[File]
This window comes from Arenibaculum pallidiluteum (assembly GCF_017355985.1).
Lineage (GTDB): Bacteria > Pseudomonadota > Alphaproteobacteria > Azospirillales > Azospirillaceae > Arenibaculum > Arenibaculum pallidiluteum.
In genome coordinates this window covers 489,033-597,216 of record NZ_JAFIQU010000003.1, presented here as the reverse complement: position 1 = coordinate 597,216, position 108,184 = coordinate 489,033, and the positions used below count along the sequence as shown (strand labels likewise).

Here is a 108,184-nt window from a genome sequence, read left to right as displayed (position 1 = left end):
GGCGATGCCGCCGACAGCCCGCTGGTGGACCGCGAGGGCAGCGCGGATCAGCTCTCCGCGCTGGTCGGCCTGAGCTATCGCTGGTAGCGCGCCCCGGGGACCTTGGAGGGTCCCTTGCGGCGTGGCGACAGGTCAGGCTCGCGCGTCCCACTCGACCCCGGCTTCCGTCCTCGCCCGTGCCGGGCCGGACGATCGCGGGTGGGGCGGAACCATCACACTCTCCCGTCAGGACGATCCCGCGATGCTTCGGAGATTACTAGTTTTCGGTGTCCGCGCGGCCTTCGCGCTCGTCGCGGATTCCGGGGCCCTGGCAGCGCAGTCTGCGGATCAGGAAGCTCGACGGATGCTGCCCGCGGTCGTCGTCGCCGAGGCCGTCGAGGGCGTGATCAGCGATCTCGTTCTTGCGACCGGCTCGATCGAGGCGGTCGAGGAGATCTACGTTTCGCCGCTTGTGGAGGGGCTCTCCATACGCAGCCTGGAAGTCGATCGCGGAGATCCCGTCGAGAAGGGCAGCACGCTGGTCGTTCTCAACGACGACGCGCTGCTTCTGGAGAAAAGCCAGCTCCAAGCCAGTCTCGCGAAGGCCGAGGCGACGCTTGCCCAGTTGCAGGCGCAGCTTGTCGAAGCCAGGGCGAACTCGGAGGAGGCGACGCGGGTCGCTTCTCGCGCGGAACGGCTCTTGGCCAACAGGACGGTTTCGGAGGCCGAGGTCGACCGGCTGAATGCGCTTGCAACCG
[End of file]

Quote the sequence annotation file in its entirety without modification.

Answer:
This window comes from Arenibaculum pallidiluteum (assembly GCF_017355985.1).
Lineage (GTDB): Bacteria > Pseudomonadota > Alphaproteobacteria > Azospirillales > Azospirillaceae > Arenibaculum > Arenibaculum pallidiluteum.
In genome coordinates this window covers 489,033-597,216 of record NZ_JAFIQU010000003.1, presented here as the reverse complement: position 1 = coordinate 597,216, position 108,184 = coordinate 489,033, and the positions used below count along the sequence as shown (strand labels likewise).

Here is a 108,184-nt window from a genome sequence, read left to right as displayed (position 1 = left end):
GGCGATGCCGCCGACAGCCCGCTGGTGGACCGCGAGGGCAGCGCGGATCAGCTCTCCGCGCTGGTCGGCCTGAGCTATCGCTGGTAGCGCGCCCCGGGGACCTTGGAGGGTCCCTTGCGGCGTGGCGACAGGTCAGGCTCGCGCGTCCCACTCGACCCCGGCTTCCGTCCTCGCCCGTGCCGGGCCGGACGATCGCGGGTGGGGCGGAACCATCACACTCTCCCGTCAGGACGATCCCGCGATGCTTCGGAGATTACTAGTTTTCGGTGTCCGCGCGGCCTTCGCGCTCGTCGCGGATTCCGGGGCCCTGGCAGCGCAGTCTGCGGATCAGGAAGCTCGACGGATGCTGCCCGCGGTCGTCGTCGCCGAGGCCGTCGAGGGCGTGATCAGCGATCTCGTTCTTGCGACCGGCTCGATCGAGGCGGTCGAGGAGATCTACGTTTCGCCGCTTGTGGAGGGGCTCTCCATACGCAGCCTGGAAGTCGATCGCGGAGATCCCGTCGAGAAGGGCAGCACGCTGGTCGTTCTCAACGACGACGCGCTGCTTCTGGAGAAAAGCCAGCTCCAAGCCAGTCTCGCGAAGGCCGAGGCGACGCTTGCCCAGTTGCAGGCGCAGCTTGTCGAAGCCAGGGCGAACTCGGAGGAGGCGACGCGGGTCGCTTCTCGCGCGGAACGGCTCTTGGCCAACAGGACGGTTTCGGAGGCCGAGGTCGACCGGCTGAATGCGCTTGCAACCG